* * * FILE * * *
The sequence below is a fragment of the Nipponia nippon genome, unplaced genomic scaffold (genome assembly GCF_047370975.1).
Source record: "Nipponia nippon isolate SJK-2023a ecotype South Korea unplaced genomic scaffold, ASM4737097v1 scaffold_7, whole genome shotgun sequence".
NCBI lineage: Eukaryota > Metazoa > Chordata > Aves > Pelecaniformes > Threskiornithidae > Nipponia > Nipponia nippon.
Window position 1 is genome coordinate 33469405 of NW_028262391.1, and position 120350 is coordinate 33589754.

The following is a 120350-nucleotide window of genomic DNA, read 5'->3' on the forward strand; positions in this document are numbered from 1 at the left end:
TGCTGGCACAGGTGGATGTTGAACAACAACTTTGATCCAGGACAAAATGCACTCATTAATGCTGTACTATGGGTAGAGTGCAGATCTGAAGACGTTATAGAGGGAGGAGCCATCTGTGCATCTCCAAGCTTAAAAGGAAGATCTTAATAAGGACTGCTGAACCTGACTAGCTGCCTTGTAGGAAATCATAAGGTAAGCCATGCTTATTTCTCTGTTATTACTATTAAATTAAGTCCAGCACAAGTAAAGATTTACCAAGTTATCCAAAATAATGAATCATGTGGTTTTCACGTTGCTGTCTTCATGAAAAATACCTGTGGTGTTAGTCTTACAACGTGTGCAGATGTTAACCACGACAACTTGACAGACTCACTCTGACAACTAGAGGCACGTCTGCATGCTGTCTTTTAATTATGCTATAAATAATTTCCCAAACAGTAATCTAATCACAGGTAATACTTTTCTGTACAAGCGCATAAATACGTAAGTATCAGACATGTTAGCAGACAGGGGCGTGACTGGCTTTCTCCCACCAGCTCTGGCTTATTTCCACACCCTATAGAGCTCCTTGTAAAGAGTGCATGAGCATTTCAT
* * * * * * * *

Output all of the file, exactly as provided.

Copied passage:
The sequence below is a fragment of the Nipponia nippon genome, unplaced genomic scaffold (genome assembly GCF_047370975.1).
Source record: "Nipponia nippon isolate SJK-2023a ecotype South Korea unplaced genomic scaffold, ASM4737097v1 scaffold_7, whole genome shotgun sequence".
NCBI lineage: Eukaryota > Metazoa > Chordata > Aves > Pelecaniformes > Threskiornithidae > Nipponia > Nipponia nippon.
Window position 1 is genome coordinate 33469405 of NW_028262391.1, and position 120350 is coordinate 33589754.

The following is a 120350-nucleotide window of genomic DNA, read 5'->3' on the forward strand; positions in this document are numbered from 1 at the left end:
TGCTGGCACAGGTGGATGTTGAACAACAACTTTGATCCAGGACAAAATGCACTCATTAATGCTGTACTATGGGTAGAGTGCAGATCTGAAGACGTTATAGAGGGAGGAGCCATCTGTGCATCTCCAAGCTTAAAAGGAAGATCTTAATAAGGACTGCTGAACCTGACTAGCTGCCTTGTAGGAAATCATAAGGTAAGCCATGCTTATTTCTCTGTTATTACTATTAAATTAAGTCCAGCACAAGTAAAGATTTACCAAGTTATCCAAAATAATGAATCATGTGGTTTTCACGTTGCTGTCTTCATGAAAAATACCTGTGGTGTTAGTCTTACAACGTGTGCAGATGTTAACCACGACAACTTGACAGACTCACTCTGACAACTAGAGGCACGTCTGCATGCTGTCTTTTAATTATGCTATAAATAATTTCCCAAACAGTAATCTAATCACAGGTAATACTTTTCTGTACAAGCGCATAAATACGTAAGTATCAGACATGTTAGCAGACAGGGGCGTGACTGGCTTTCTCCCACCAGCTCTGGCTTATTTCCACACCCTATAGAGCTCCTTGTAAAGAGTGCATGAGCATTTCAT